In conclusion, we fully support the findings of the JISC report on text mining  that copyright exemption for text mining research is necessary, in order to fully unlock the benefits of text mining to scientific research.

Thursday, 25 April 2013

EnviLOD Recap: Technical Objectives and Deliverables

The aim of the #EnviLOD project was to demonstrate the value of using Linked Open Data (LOD) vocabularies in the field of environmental science, by pursuing four key objectives. These remained unchanged during the 7 month long project, and are as follows:

  1. To engage actively with environmental science researchers and other key stakeholders, in order to derive requirements and evaluate project results.   
  2. To develop tools for efficient LOD-based semantic enrichment of unstructured content.
  3. To create and evaluate intuitive user interface methods that hide the complexities of the SPARQL semantic search language.
  4. To use British Library’s Envia tool as a case study in using LOD vocabularies for enhanced information discovery and management.

Objective 1: Stakeholder engagement, Requirements Capture, and Evaluation

In order to demonstrate the value of shared LOD vocabularies to different applications, information types and audiences, we focused on use cases related to research on flooding and climate change in the UK. We captured the requirements from relevant audiences and groups via a web based questionnaire, which captured some actual search queries, alongside user input on the kinds of searches they require. We engaged researchers, practitioners and information managers, in order to assess how LOD vocabularies might support their needs. This also motivated our choice of different information types including full-text content, metadata, and LOD datasets. The main user requirement to be fulfilled was for supporting location-based searches, e.g. flooding near Sheffield, or flooding on rivers flowing through Gloucestershire. In addition, users emphasized their need of an intuitive semantic search UI.

A new British Library information discovery tool for environmental science, Envia, was used as a starting point to test the use of semantics towards enhancing information discovery and management. Envia is particularly suited as a test case for these purposes, as it features a mixed corpus of content, including datasets, journal articles, and grey literature, with accompanying metadata records. Envia also enabled us to examine the value of semantic enrichment for information managers. Environmental consultants at HR Wallingford collaborated as domain experts, providing feedback on how the semantic work undertaken in EnviLOD supported their work as environmental science practitioners and innovators.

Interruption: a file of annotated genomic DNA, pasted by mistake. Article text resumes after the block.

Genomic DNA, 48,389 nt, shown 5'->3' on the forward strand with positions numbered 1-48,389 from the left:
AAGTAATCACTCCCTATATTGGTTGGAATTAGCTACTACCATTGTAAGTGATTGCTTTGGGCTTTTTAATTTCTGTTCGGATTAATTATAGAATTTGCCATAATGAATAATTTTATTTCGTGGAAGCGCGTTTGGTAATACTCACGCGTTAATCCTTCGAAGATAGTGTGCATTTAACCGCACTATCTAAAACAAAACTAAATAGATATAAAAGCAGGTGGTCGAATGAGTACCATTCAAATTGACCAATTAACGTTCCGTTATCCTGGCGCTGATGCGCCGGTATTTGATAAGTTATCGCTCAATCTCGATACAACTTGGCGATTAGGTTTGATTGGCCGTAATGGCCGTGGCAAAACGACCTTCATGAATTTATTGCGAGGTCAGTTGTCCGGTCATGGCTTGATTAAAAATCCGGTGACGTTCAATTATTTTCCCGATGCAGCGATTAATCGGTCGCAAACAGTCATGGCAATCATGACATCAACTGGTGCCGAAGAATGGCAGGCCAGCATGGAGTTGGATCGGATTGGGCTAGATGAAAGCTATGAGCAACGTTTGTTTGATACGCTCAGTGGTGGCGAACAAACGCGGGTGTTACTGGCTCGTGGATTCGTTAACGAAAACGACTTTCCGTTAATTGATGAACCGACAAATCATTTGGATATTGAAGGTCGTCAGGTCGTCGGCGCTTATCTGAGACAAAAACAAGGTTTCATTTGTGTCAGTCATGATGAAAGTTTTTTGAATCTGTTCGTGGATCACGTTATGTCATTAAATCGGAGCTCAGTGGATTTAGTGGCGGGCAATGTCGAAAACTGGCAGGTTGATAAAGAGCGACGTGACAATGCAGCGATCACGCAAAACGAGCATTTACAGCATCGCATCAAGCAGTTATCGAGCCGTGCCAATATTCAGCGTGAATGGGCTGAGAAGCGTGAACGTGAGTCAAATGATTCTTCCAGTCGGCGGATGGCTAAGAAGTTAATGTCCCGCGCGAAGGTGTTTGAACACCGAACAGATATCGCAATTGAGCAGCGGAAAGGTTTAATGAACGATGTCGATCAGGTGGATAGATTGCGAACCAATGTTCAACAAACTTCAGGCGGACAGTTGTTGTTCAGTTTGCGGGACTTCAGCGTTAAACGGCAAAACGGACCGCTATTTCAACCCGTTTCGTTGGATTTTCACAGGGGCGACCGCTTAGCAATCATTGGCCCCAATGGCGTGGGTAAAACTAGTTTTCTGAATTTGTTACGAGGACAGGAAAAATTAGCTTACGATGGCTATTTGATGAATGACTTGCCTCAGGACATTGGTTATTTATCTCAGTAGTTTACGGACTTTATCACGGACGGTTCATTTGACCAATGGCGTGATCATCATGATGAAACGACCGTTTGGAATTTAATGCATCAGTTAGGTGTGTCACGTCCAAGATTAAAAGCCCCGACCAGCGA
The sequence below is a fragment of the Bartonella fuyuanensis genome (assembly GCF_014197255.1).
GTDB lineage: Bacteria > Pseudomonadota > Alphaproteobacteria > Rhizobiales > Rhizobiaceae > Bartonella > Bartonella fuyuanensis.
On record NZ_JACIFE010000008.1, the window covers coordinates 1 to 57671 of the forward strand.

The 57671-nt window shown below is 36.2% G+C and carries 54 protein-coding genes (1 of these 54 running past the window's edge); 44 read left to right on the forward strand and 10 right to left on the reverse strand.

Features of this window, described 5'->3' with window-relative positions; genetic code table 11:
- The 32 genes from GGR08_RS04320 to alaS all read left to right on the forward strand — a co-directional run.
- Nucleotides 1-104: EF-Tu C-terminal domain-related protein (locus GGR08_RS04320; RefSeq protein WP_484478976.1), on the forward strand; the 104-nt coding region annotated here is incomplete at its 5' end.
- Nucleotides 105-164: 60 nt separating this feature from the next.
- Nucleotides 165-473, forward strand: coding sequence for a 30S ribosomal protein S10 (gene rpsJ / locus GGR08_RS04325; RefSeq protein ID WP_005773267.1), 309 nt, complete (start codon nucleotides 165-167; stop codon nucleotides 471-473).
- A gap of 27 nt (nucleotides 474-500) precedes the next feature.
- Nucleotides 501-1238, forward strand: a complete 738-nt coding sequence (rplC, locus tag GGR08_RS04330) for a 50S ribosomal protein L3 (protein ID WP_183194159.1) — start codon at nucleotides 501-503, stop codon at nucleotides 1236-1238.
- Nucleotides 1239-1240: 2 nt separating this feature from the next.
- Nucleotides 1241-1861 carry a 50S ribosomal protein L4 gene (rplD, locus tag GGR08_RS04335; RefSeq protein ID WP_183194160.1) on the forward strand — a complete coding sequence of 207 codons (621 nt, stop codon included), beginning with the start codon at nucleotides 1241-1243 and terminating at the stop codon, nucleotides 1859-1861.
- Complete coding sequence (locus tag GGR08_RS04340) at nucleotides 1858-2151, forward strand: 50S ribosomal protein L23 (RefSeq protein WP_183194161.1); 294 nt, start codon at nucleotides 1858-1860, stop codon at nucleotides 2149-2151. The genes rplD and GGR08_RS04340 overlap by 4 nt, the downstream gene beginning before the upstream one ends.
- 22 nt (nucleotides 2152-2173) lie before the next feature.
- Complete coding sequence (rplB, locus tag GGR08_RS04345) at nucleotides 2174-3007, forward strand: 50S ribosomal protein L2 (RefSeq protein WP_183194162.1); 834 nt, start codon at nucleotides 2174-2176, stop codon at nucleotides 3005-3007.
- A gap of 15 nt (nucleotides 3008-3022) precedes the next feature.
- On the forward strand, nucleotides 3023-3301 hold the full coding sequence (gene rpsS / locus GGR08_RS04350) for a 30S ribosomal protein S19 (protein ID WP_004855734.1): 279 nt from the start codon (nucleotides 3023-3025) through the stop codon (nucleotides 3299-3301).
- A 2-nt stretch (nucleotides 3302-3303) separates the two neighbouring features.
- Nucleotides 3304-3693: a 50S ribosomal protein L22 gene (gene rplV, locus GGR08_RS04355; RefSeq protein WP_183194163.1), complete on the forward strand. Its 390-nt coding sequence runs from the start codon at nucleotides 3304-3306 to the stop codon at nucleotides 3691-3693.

During the project, stakeholder engagement was ongoing through the project website, blog, Twitter presence, published reports, and joint meetings. In particular, user input and feedback was sought during the design of the semantic search user interface, in order to ensure that it meets user needs. The interface was implemented in three iterations:
  1. The British Library team participated in the design meeting and provided feedback on the first implementation. This helped the Sheffield team to adjust and simplify the interface. 
  2. Following this, the semantic search UI was demonstrated during a lunchtime workshop and EnviLOD presentation. At the end, environmental science researchers were given the opportunity to try the interface and provide us with structured feedback (via a written questionnare) and a user-lead discussion. This early evaluation helped us refine further the user interface design and remove confusing elements. 
  3. Lastly, a much wider stakeholder feedback was solicited during a user outreach and evaluation workshop, organised at the British Library. There were 25 participants at the event, which enabled us to gather very detailed feedback and suggestions for minor improvements. Overall, the majority of users stated that semantic search would be very useful for information discovery and that they would be using the system, if it were deployed in production.

Objective 2: LOD-based Semantic Enrichment

Semantic annotation is the process of tying semantic models, such as ontologies, and scientific articles together. It may be characterised as the dynamic semantic enrichment of unstructured and semi-structured documents and linking these to relevant domain ontologies/knowledge bases.